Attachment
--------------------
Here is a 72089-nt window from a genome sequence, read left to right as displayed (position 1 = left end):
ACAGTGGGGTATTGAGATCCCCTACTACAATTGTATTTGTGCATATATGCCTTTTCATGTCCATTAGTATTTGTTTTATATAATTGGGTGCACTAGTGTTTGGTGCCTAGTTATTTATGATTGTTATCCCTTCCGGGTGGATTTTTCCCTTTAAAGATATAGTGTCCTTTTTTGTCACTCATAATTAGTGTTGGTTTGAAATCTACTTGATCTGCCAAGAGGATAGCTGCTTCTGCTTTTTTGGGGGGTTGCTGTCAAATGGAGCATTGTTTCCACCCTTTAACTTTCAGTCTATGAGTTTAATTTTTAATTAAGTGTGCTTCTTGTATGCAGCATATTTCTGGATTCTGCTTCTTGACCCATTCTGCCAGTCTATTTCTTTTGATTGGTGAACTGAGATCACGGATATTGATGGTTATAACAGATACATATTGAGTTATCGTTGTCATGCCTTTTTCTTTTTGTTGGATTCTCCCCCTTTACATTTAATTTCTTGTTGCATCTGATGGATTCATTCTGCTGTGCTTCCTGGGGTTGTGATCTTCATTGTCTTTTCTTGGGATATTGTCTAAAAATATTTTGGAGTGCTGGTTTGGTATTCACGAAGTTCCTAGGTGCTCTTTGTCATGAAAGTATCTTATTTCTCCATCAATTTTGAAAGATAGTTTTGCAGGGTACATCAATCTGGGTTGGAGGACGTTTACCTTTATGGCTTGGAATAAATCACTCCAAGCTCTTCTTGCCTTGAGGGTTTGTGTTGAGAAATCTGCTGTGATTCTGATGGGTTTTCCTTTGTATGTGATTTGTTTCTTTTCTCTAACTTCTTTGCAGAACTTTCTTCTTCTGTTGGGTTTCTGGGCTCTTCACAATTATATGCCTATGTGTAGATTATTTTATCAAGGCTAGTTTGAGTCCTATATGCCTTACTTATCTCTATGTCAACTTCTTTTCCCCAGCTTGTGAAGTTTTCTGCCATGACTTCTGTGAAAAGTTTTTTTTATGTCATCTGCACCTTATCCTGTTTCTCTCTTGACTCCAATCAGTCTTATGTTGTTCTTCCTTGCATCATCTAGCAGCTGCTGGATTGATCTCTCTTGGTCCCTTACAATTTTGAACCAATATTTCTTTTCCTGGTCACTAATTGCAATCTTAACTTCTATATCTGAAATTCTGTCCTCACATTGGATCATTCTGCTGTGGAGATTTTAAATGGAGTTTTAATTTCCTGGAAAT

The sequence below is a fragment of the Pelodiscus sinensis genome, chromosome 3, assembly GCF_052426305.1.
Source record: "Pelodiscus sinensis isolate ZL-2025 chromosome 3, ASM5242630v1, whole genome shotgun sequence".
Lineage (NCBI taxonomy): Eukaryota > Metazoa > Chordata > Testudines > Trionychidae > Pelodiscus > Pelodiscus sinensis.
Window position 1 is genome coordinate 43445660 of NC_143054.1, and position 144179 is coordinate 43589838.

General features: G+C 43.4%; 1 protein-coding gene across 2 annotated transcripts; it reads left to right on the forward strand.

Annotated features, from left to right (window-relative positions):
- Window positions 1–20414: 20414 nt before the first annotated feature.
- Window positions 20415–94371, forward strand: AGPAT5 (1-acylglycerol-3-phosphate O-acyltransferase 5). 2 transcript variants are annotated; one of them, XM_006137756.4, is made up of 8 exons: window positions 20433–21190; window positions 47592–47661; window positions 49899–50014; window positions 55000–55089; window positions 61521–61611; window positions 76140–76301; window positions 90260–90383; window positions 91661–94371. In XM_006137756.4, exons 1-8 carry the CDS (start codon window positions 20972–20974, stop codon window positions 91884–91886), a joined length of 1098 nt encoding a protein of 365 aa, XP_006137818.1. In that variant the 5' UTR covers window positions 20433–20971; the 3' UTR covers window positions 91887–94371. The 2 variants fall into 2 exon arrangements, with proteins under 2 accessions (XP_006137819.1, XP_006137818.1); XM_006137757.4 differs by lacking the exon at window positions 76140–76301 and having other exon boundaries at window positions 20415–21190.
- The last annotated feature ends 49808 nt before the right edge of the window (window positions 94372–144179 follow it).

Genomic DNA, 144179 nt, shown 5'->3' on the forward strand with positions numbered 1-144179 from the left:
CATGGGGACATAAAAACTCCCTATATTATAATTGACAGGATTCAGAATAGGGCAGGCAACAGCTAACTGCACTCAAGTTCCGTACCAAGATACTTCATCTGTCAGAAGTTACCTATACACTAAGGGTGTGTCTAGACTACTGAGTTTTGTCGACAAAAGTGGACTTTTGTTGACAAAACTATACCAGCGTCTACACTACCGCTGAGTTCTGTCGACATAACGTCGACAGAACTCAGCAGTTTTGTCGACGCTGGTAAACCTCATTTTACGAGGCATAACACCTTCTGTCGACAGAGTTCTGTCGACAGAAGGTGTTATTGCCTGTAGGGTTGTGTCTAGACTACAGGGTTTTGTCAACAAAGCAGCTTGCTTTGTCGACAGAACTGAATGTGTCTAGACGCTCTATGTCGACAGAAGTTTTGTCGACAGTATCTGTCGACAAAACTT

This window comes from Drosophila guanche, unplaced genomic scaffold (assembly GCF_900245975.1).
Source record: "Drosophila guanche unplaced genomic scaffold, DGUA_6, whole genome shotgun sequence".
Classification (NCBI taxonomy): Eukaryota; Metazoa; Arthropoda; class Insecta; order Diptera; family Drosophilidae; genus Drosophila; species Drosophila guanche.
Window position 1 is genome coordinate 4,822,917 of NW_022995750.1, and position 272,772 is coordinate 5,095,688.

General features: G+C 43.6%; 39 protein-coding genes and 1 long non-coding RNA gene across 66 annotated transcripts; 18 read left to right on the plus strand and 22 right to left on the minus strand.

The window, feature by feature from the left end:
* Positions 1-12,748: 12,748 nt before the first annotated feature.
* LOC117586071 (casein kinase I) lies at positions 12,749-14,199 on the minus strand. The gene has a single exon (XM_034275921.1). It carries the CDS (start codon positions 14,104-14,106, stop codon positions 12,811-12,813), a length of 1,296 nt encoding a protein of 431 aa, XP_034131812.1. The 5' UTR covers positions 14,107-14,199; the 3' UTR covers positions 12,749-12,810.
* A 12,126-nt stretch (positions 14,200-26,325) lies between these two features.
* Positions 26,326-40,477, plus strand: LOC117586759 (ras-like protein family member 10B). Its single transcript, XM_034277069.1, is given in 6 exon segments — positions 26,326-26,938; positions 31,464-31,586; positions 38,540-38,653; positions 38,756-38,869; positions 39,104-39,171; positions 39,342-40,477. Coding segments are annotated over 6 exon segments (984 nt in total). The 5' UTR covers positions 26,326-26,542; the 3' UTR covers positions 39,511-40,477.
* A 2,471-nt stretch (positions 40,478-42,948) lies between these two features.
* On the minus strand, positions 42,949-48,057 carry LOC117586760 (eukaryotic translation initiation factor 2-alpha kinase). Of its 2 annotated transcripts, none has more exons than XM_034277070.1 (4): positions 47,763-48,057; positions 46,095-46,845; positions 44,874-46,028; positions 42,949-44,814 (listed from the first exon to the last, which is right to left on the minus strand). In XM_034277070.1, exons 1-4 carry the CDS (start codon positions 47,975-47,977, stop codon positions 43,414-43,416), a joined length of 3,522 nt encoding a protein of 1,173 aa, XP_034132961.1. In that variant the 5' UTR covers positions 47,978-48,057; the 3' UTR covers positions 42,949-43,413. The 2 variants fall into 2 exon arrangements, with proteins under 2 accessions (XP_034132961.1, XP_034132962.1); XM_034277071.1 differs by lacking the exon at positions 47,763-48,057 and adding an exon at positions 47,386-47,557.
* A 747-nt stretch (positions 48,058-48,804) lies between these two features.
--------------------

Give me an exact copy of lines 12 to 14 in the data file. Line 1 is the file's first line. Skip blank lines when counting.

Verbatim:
Genomic DNA, 144179 nt, shown 5'->3' on the forward strand with positions numbered 1-144179 from the left:
CATGGGGACATAAAAACTCCCTATATTATAATTGACAGGATTCAGAATAGGGCAGGCAACAGCTAACTGCACTCAAGTTCCGTACCAAGATACTTCATCTGTCAGAAGTTACCTATACACTAAGGGTGTGTCTAGACTACTGAGTTTTGTCGACAAAAGTGGACTTTTGTTGACAAAACTATACCAGCGTCTACACTACCGCTGAGTTCTGTCGACATAACGTCGACAGAACTCAGCAGTTTTGTCGACGCTGGTAAACCTCATTTTACGAGGCATAACACCTTCTGTCGACAGAGTTCTGTCGACAGAAGGTGTTATTGCCTGTAGGGTTGTGTCTAGACTACAGGGTTTTGTCAACAAAGCAGCTTGCTTTGTCGACAGAACTGAATGTGTCTAGACGCTCTATGTCGACAGAAGTTTTGTCGACAGTATCTGTCGACAAAACTT

This window comes from Drosophila guanche, unplaced genomic scaffold (assembly GCF_900245975.1).